A £51MILLION alleged “blunder” by the taxman that has been blamed for the downfall of Rangers could result in legal action.

HM Revenue and Customs’ initial £94m claim on the Ibrox club’s old operating company could be cut to £43m if the liquidator BDO succeeds in a fight to contest the way the taxman calculated what the club owed over its controversial use of employee benefit trusts (EBTs) to pay staff and players.   

The Evening Times understands the BDO case could end up being resolved in court.
While Rangers made no comment on the developments, unconfirmed reports suggest the current owners are considering legal action by the current board. 

It is understood that the club intends to undertake a forensic examination of tax and company law in respect of any recalculation and its impact.

READ MORE: HMRC overestimated Rangers’ tax bill ‘by up to £50 million’

The taxman said around £74m was owed for the club’s use of EBTs from 2001 to 2010 to pay players and staff as part of the overall tax claim.

That came after the club’s business fell into insolvency over non-payment of tax of £14m by the old Craig Whyte-run Rangers FC, which relegated the club to the third tier of Scottish football.

Instead of being paid a salary that would be subject to income tax and national insurance, workers in EBT schemes were loaned money – but courts have decided that these payments were wages.

BDO say that it and the taxman have reached an agreement to withdraw a £24m penalty in relation to the EBT claim.

READ MORE: Rangers ‘could have handled’ £20 million tax bill says Ally McCoist

But BDO are said to be about to be about to challenge HMRC’s calculation that the rest of the £38m plus £12m interest was wrongly subject to what is called “grossing up” in terms of working out tax.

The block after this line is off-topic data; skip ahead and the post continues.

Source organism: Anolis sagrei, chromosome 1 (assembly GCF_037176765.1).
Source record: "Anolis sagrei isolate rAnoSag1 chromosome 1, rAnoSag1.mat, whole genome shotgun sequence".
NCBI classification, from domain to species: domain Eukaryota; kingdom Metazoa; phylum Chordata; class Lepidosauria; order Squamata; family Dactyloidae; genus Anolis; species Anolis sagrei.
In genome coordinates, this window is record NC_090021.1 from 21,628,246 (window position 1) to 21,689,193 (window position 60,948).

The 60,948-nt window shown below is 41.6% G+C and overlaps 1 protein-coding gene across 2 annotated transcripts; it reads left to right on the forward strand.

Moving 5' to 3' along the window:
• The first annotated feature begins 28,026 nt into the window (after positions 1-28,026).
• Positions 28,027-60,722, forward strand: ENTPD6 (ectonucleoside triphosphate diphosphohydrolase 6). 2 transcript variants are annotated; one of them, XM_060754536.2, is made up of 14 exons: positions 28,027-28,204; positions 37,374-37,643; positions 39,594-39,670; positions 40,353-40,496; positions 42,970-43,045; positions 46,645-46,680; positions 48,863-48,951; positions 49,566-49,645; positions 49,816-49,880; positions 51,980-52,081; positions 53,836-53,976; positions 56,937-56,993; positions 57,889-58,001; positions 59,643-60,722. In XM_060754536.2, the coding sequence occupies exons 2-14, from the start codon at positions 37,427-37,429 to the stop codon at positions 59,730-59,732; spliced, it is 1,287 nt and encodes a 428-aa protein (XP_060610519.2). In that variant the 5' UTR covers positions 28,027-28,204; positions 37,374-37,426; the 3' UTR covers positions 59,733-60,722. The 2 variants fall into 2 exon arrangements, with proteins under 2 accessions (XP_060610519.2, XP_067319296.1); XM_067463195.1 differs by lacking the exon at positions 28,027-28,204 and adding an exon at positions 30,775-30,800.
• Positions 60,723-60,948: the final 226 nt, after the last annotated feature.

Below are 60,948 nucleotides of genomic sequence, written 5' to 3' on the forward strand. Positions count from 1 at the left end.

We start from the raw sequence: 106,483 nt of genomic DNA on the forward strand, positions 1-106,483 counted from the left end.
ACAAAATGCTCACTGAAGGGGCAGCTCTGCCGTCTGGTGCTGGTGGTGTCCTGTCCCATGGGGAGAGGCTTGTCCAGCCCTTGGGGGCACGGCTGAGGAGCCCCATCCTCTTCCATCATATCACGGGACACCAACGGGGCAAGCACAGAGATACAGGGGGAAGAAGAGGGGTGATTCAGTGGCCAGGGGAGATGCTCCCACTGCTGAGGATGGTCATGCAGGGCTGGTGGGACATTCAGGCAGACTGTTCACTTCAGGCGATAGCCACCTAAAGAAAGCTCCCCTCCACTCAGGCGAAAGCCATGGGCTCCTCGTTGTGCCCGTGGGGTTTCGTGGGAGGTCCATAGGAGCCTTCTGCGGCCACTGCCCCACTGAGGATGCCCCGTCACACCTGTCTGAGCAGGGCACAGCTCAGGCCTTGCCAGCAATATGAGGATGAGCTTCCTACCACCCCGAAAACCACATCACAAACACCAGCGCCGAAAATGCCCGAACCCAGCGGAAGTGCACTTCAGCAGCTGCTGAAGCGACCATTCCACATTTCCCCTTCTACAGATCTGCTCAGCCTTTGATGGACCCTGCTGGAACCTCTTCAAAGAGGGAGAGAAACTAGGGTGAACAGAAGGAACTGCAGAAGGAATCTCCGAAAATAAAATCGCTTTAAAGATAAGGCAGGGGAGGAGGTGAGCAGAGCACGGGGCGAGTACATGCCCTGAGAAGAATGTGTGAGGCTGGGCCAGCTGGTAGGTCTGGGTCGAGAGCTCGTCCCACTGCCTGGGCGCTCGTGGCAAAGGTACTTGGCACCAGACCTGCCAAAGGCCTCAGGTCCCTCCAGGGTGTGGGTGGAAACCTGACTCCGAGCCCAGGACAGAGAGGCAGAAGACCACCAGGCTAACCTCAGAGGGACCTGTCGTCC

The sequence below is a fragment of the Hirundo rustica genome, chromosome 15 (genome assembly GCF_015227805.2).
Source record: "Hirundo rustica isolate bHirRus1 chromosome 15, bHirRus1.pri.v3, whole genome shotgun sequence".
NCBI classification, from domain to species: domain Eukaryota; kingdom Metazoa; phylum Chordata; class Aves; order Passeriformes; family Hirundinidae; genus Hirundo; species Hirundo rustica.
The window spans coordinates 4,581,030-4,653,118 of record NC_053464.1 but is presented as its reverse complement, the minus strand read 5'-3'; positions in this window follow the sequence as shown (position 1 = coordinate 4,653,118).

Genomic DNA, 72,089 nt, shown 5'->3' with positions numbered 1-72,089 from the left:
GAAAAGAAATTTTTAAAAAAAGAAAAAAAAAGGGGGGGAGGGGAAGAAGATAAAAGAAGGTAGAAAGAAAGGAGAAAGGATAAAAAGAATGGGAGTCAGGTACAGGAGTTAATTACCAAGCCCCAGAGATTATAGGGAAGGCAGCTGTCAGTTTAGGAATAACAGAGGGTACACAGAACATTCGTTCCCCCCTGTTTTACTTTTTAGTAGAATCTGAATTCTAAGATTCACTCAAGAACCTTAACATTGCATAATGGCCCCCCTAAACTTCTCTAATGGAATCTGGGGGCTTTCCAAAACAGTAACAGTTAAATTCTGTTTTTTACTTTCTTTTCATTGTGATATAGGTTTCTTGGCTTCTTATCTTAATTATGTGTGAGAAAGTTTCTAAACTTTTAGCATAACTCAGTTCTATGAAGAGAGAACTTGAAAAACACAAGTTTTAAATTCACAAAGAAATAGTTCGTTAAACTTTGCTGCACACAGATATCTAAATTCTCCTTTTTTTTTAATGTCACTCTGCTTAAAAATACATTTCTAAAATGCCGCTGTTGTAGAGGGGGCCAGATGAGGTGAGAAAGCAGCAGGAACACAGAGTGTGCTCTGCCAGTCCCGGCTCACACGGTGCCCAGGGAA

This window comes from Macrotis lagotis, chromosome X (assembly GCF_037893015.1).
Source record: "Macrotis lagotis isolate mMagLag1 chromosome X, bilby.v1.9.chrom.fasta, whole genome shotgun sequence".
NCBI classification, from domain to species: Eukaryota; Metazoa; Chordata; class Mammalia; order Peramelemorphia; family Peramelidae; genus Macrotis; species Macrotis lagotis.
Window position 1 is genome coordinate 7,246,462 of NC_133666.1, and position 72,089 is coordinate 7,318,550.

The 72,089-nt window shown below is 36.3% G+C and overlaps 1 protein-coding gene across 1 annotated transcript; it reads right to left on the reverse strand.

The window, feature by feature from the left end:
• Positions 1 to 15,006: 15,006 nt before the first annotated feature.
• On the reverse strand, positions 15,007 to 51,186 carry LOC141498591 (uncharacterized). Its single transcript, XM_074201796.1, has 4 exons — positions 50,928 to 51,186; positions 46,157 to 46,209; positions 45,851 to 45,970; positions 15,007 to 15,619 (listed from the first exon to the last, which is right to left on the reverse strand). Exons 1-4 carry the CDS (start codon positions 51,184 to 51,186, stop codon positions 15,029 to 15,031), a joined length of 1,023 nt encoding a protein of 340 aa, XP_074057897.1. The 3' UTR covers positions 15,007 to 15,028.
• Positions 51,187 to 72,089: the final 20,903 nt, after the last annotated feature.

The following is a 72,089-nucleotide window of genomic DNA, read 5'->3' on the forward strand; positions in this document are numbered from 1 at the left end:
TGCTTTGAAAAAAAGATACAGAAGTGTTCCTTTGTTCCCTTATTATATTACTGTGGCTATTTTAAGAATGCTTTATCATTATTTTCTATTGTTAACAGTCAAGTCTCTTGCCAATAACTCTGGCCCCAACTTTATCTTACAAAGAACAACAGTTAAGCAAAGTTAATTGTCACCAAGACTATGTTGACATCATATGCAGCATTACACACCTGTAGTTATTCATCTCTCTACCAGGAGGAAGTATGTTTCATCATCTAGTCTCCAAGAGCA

This sees the amounts paid to players as net pay. An HMRC calculation would add the higher rate of tax 40 per cent plus national insurance to the payment to work out the total owed.

It is understood that the liquidator believes this to be wrong, and that a recalculation would see the actual amount owed from the so-called EBT Big Tax Case cut to just £23m, with interest of £12m also being cut.

Tax barrister, Jolyon Maugham QC, said: “Lots of noise about HMRC and Rangers. But this seems to be the nub of the story. Rangers seems to have persuaded HMRC its tax conduct wasn’t sufficiently culpable to attract a penalty. But HMRC doesn’t seem to accept it assessed Rangers to the wrong amount.”

READ MORE: Rangers vs HMRC: Fans react as taxman 'overestimates club's bill by up to £50million'

Asked if he believed HMRC would be liable to pay compensation as a result of their original miscalculation, Maugham replied: “I’m not sure it is even theoretically possible to sue HMRC. But it would take an awful lot more than getting the number wrong.”

The Evening Times understands that the issue only came to light after the taxman started sending out the full EBT tax assessments.

It is also believed that BDO and HMRC are yet to start negotiations on how this “blunder” happened and bring thev value of their claim down.

If the negotiations fail to reach agreement, it is believed it could go to mediation and then ultimately the law courts.

Executives in charge of Rangers before it was sold by Sir David Murray believe that the size of the potential EBT debt had put off potential buyers of the club – paving the way for a sale for £1 to Mr Whyte in May 2011 and the financial collapse nine months later.

At the time, executives feared a “nuclear missile” £50m bill if they were landed with the EBT bill and were so worried  they took advice.

Fans have criticised the development.

Former club director Chris Graham said: “No chance this was a mistake. 

“Throughout this entire saga those with agendas have shown themselves to be willing to set aside any professional ethics they ever possessed.”